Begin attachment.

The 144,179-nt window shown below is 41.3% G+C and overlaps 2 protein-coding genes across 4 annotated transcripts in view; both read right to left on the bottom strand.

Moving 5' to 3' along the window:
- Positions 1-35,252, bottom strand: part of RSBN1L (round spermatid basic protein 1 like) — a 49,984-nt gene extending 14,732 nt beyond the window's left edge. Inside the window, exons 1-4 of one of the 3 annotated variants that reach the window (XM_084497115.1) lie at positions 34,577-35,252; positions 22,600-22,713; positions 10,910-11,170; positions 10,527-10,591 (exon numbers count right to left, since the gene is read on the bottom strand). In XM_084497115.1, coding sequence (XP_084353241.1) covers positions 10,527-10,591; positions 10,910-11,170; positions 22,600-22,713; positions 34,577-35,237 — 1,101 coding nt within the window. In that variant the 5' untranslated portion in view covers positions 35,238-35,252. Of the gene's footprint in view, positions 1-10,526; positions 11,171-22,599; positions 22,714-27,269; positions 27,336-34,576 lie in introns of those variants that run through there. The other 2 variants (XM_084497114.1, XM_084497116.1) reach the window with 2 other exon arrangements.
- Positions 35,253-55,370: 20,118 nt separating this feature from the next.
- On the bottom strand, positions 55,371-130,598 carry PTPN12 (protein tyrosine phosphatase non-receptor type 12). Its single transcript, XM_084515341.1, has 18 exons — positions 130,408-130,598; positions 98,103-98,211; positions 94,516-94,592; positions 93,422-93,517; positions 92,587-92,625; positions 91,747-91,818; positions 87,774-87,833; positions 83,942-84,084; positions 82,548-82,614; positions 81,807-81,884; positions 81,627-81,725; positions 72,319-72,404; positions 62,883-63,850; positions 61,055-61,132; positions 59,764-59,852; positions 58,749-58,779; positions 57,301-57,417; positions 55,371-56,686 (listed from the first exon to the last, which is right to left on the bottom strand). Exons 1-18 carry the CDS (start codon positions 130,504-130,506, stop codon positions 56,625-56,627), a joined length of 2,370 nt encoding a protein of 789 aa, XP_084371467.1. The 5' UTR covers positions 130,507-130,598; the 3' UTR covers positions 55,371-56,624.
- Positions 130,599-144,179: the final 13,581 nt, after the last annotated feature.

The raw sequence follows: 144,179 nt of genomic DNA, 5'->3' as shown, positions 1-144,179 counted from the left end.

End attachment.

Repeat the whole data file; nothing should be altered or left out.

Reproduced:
The 144,179-nt window shown below is 41.3% G+C and overlaps 2 protein-coding genes across 4 annotated transcripts in view; both read right to left on the bottom strand.

Moving 5' to 3' along the window:
- Positions 1-35,252, bottom strand: part of RSBN1L (round spermatid basic protein 1 like) — a 49,984-nt gene extending 14,732 nt beyond the window's left edge. Inside the window, exons 1-4 of one of the 3 annotated variants that reach the window (XM_084497115.1) lie at positions 34,577-35,252; positions 22,600-22,713; positions 10,910-11,170; positions 10,527-10,591 (exon numbers count right to left, since the gene is read on the bottom strand). In XM_084497115.1, coding sequence (XP_084353241.1) covers positions 10,527-10,591; positions 10,910-11,170; positions 22,600-22,713; positions 34,577-35,237 — 1,101 coding nt within the window. In that variant the 5' untranslated portion in view covers positions 35,238-35,252. Of the gene's footprint in view, positions 1-10,526; positions 11,171-22,599; positions 22,714-27,269; positions 27,336-34,576 lie in introns of those variants that run through there. The other 2 variants (XM_084497114.1, XM_084497116.1) reach the window with 2 other exon arrangements.
- Positions 35,253-55,370: 20,118 nt separating this feature from the next.
- On the bottom strand, positions 55,371-130,598 carry PTPN12 (protein tyrosine phosphatase non-receptor type 12). Its single transcript, XM_084515341.1, has 18 exons — positions 130,408-130,598; positions 98,103-98,211; positions 94,516-94,592; positions 93,422-93,517; positions 92,587-92,625; positions 91,747-91,818; positions 87,774-87,833; positions 83,942-84,084; positions 82,548-82,614; positions 81,807-81,884; positions 81,627-81,725; positions 72,319-72,404; positions 62,883-63,850; positions 61,055-61,132; positions 59,764-59,852; positions 58,749-58,779; positions 57,301-57,417; positions 55,371-56,686 (listed from the first exon to the last, which is right to left on the bottom strand). Exons 1-18 carry the CDS (start codon positions 130,504-130,506, stop codon positions 56,625-56,627), a joined length of 2,370 nt encoding a protein of 789 aa, XP_084371467.1. The 5' UTR covers positions 130,507-130,598; the 3' UTR covers positions 55,371-56,624.
- Positions 130,599-144,179: the final 13,581 nt, after the last annotated feature.

The raw sequence follows: 144,179 nt of genomic DNA, 5'->3' as shown, positions 1-144,179 counted from the left end.